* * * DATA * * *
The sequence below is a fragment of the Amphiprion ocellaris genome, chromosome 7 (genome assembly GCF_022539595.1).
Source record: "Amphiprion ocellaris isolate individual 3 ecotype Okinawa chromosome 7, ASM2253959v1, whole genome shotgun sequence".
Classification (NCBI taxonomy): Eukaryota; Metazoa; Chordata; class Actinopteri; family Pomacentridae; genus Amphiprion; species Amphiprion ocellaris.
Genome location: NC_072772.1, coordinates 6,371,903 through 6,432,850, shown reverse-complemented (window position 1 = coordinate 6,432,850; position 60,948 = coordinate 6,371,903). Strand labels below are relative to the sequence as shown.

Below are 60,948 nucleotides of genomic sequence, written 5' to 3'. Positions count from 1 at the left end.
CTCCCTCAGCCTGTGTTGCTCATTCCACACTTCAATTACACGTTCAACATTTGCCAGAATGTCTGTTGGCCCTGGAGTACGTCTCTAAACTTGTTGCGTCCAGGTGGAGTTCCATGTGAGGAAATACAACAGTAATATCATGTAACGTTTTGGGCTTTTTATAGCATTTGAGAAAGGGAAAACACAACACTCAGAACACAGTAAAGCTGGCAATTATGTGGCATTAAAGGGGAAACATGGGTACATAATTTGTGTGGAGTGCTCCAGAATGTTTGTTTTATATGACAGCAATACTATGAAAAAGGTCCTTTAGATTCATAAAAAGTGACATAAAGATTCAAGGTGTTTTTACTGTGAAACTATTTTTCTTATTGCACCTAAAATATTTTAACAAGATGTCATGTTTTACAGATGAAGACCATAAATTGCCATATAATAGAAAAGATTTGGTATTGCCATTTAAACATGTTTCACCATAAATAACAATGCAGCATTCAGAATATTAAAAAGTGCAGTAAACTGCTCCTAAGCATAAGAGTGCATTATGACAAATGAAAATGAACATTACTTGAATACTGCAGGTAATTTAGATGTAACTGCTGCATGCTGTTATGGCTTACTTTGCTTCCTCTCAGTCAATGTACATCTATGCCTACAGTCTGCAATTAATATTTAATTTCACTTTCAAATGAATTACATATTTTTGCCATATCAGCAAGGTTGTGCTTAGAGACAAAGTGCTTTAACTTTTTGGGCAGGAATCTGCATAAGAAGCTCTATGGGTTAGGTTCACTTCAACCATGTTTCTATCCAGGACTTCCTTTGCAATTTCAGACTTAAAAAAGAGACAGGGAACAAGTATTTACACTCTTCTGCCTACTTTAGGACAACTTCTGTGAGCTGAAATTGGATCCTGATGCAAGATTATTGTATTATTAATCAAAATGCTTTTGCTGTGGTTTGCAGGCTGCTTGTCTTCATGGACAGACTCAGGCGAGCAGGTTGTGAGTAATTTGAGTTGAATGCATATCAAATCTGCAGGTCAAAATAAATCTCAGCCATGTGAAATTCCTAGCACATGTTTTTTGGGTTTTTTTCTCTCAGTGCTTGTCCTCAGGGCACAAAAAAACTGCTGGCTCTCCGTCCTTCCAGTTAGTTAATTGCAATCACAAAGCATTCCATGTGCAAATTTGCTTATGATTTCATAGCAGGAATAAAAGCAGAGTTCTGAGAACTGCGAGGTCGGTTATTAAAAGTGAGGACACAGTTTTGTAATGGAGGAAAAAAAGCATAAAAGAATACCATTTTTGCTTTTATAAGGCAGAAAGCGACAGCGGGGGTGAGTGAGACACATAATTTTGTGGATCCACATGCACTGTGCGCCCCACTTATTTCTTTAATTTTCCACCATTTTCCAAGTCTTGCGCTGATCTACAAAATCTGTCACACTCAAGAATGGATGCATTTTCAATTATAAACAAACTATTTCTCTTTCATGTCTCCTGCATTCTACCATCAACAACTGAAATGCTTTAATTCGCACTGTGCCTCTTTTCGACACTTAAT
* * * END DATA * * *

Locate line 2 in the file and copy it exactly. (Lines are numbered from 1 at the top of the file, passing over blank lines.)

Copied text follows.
Source record: "Amphiprion ocellaris isolate individual 3 ecotype Okinawa chromosome 7, ASM2253959v1, whole genome shotgun sequence".